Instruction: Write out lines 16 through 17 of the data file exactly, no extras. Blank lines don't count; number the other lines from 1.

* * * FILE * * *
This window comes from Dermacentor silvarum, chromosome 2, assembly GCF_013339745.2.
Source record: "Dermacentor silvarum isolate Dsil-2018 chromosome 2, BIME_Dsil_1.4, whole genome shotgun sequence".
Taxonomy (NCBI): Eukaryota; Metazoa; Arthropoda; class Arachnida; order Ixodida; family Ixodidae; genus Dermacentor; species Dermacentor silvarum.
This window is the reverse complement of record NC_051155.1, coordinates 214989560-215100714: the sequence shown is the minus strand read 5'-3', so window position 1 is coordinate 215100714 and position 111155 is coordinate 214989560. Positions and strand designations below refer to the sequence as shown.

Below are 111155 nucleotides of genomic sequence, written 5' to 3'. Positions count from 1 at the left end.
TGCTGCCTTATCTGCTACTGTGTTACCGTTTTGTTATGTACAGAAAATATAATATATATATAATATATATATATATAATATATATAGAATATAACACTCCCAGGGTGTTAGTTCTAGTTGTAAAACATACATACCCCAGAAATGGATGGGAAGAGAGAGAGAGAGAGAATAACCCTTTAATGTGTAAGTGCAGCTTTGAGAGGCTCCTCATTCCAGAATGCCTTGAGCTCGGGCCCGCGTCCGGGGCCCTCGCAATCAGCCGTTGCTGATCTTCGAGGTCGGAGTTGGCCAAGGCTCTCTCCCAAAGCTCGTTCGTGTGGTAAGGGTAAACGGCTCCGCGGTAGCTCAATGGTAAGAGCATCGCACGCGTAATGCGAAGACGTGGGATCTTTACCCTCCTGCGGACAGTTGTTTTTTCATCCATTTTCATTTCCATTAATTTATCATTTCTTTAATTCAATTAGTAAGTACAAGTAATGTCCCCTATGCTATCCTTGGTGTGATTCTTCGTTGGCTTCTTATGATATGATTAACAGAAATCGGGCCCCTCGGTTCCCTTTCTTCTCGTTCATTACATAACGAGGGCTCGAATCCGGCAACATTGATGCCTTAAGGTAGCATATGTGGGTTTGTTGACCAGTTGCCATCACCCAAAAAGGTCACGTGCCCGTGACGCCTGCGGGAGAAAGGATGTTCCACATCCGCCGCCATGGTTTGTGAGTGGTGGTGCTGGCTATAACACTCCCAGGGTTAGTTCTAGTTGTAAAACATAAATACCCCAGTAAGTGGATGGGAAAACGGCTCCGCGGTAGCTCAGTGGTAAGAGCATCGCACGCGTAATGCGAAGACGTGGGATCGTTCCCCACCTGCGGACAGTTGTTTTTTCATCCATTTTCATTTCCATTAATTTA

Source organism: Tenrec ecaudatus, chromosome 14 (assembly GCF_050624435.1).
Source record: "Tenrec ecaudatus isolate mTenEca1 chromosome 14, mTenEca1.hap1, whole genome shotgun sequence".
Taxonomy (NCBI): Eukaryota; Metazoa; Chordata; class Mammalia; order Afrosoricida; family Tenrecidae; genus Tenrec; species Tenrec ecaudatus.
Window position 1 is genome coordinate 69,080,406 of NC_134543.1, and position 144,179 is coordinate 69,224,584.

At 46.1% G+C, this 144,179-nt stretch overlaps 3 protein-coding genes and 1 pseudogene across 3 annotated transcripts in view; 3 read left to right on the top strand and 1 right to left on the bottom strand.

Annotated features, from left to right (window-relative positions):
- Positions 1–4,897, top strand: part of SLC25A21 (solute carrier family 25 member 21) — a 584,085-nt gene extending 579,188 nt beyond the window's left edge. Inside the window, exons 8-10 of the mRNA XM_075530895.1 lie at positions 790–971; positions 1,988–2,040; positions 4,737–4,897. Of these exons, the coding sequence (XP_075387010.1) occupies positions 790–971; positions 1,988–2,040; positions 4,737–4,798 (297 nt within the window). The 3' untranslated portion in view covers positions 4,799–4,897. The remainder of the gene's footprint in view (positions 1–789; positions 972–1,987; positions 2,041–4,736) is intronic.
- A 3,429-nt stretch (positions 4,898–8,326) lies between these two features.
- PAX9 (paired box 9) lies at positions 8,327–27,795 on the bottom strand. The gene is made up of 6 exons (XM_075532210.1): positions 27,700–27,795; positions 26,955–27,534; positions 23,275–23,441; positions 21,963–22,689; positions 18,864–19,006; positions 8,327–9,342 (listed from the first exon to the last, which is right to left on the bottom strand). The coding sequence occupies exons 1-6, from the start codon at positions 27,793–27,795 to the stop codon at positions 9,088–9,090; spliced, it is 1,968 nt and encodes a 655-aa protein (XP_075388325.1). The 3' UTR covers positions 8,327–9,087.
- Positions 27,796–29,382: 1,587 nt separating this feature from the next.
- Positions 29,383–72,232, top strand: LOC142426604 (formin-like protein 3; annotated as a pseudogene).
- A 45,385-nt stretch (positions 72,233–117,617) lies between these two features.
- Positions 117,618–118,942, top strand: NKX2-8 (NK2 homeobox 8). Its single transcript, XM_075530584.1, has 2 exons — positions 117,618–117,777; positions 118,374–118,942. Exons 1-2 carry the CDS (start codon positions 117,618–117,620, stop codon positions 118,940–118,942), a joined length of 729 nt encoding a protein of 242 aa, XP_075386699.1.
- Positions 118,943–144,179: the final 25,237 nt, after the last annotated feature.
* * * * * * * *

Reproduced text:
- Positions 27,796–29,382: 1,587 nt separating this feature from the next.
- Positions 29,383–72,232, top strand: LOC142426604 (formin-like protein 3; annotated as a pseudogene).